mode    => 0644,                                                  # file permissions
    content =>  "Here is my Public IP Address: ${ipaddress_eth0}.\n",  # note the ipaddress_eth0 fact
  }
}

Now, when the dockerized puppet container connects, it assumes the role of the jenkins node!

The tests sit in a folder called tests/runners and the test name is the path to the test to run. It’s that simple.

We are also structuring our puppet scripts in terms of roles. Roles using a custom facter who reads from /etc/.role/role to find out the role name of a machine. So this way, when a machine connects to puppet it’ll say “I’m this role” and puppet can switch on the role to know what configurations to apply.

To support this, we can annotate role tests like so

node default {
  case $node_role{
    # role-test: roles/slave-test
    'slave': {
      file {'/tmp/node-role': # resource type file and file
        ensure  => present,   # make sure it exists
        mode    => 0644,      # file permissions
        content =>    "Here is my Role ${$node_Role}.\n",  # note the node role
       }
    }
    # role-test: roles/listener-test
    'listener': {
      file { '/tmp/listener': # resource type file and file
        ensure  => present,   # make sure it exists
        mode    => 0644,      # file permissions
        content =>    "I am a listener",  # note the node role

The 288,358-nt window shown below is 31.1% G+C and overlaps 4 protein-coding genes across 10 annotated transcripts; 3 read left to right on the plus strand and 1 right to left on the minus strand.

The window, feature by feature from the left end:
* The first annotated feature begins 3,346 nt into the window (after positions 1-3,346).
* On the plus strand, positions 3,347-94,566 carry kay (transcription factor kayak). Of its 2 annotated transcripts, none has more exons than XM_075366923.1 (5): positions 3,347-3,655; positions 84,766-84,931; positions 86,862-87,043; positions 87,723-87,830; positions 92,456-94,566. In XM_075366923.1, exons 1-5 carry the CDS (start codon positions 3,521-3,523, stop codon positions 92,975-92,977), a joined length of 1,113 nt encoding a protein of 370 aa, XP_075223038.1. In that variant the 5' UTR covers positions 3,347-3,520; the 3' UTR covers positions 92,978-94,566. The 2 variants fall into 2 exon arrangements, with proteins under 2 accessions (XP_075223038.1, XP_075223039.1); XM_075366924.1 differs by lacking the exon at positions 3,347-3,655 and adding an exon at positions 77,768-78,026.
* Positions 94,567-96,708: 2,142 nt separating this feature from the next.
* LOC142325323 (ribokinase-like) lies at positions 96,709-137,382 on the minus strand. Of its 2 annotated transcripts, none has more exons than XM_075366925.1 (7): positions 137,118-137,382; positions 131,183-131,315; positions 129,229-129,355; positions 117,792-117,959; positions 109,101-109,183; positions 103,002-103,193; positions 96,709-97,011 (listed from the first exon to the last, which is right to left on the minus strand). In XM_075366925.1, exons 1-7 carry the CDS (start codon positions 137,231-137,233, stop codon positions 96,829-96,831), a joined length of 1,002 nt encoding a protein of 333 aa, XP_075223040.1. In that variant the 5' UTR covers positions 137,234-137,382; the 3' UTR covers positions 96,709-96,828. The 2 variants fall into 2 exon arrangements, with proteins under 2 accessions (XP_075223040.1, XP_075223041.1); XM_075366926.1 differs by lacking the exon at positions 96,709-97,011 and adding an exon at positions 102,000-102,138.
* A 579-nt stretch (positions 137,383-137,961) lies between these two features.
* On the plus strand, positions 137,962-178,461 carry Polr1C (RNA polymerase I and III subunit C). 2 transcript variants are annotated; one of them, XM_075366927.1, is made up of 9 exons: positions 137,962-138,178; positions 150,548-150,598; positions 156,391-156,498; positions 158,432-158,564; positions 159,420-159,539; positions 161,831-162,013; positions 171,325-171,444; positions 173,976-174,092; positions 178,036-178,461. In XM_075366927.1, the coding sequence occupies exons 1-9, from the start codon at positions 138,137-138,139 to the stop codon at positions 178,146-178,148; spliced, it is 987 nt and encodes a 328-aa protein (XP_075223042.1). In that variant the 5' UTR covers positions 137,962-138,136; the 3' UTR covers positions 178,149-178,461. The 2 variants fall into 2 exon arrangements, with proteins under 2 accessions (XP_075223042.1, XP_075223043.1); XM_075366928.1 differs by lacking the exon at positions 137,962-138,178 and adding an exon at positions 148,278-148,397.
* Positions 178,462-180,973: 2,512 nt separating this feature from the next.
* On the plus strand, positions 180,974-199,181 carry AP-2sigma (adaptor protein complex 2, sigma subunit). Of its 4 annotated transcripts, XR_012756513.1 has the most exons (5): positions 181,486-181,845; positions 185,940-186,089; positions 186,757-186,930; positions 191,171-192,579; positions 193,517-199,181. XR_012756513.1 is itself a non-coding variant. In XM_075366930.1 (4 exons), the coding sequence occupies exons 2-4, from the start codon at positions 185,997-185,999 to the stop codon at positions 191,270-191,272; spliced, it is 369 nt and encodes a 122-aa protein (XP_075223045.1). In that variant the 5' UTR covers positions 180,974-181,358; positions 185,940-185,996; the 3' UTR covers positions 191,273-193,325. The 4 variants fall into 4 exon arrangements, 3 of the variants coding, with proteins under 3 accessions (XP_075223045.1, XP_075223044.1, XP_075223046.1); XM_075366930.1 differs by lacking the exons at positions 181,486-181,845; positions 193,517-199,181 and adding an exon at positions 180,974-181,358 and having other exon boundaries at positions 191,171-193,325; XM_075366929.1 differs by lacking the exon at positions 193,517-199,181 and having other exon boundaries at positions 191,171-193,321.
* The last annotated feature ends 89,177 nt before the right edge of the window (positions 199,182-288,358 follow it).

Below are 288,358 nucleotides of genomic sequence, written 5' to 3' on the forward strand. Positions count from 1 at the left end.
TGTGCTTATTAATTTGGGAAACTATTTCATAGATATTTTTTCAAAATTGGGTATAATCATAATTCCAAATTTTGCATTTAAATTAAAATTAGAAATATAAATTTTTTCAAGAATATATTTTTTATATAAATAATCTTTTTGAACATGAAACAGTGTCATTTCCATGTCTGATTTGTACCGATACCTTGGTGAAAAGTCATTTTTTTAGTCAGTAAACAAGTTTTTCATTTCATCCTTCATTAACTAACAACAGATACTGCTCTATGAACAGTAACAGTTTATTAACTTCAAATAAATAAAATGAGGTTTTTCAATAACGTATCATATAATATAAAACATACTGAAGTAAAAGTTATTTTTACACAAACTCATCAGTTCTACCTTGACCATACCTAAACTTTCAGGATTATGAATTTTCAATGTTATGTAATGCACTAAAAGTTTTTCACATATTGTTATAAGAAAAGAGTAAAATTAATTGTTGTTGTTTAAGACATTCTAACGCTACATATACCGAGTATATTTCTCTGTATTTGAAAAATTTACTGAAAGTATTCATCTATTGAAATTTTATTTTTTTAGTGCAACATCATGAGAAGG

}
    }
   }
}

When the roles/slave-test gets run the test runner will add the role slave to the right file, such that when the container connects it’ll assume that role.

The tests themselves are trivial. They use pytest syntax and look like this:

from util.puppet_utils import *

@agent
def test_file_exists():
    assert file_exists("/tmp/example-ip")

@agent
def test_ip_contents_set():
    assert contents_contains('/tmp/example-ip', 'Here is my Public IP Address')

@master
def test_setup():
    print "foo"

Tests are annotated by where they’ll run at. Agent tests run after a sync, but master tests will run BEFORE the master runs. This is so you can do any setup on the master you need. Need to drop in some custom data before the agent starts? Perfect place to do it.

Getting test results on jenkins

The fun part about this is that we can output the result of each test into a linked docker volume. Our jenkins test runner just looks like:

cd test

PATH=$WORKSPACE/venv/bin:/usr/local/bin:$PATH

virtualenv venv

. venv/bin/activate

pip install -r requirements.txt

python test-runner.py -e develop --all

python test-runner.py -e production --all

And we can collect our results to get a nice test graph

Screen Shot 2015-07-07 at 5.38.23 PM

To deploy we have cron job on the puppet master to pull back our puppet scripts git repo and merge the data folder into its /etc/puppet folder.

Debugging the containers

Sometimes using puppety goes wrong and it’s nice to see whats going on. Because each container exposes an entrypoint script we can pass in a debug flag to get access to a shell so we can run the tests manually:

$ docker run -it -h docker_host -v ~/tmp/:/opt/local/tmp puppet-tests/puppet-agent --debug /bin/bash

Now we can execute the entrypoint by hand, or run puppet by hand and play around.

Conclusion

All in all this has worked really well for our team. It’s made it easy for us to prototype and play with our infrastructure scripts in a controlled environment locally. And since we are able to now actually write tests against our infrastructure we can feel more comfortable about pushing changes out to prod.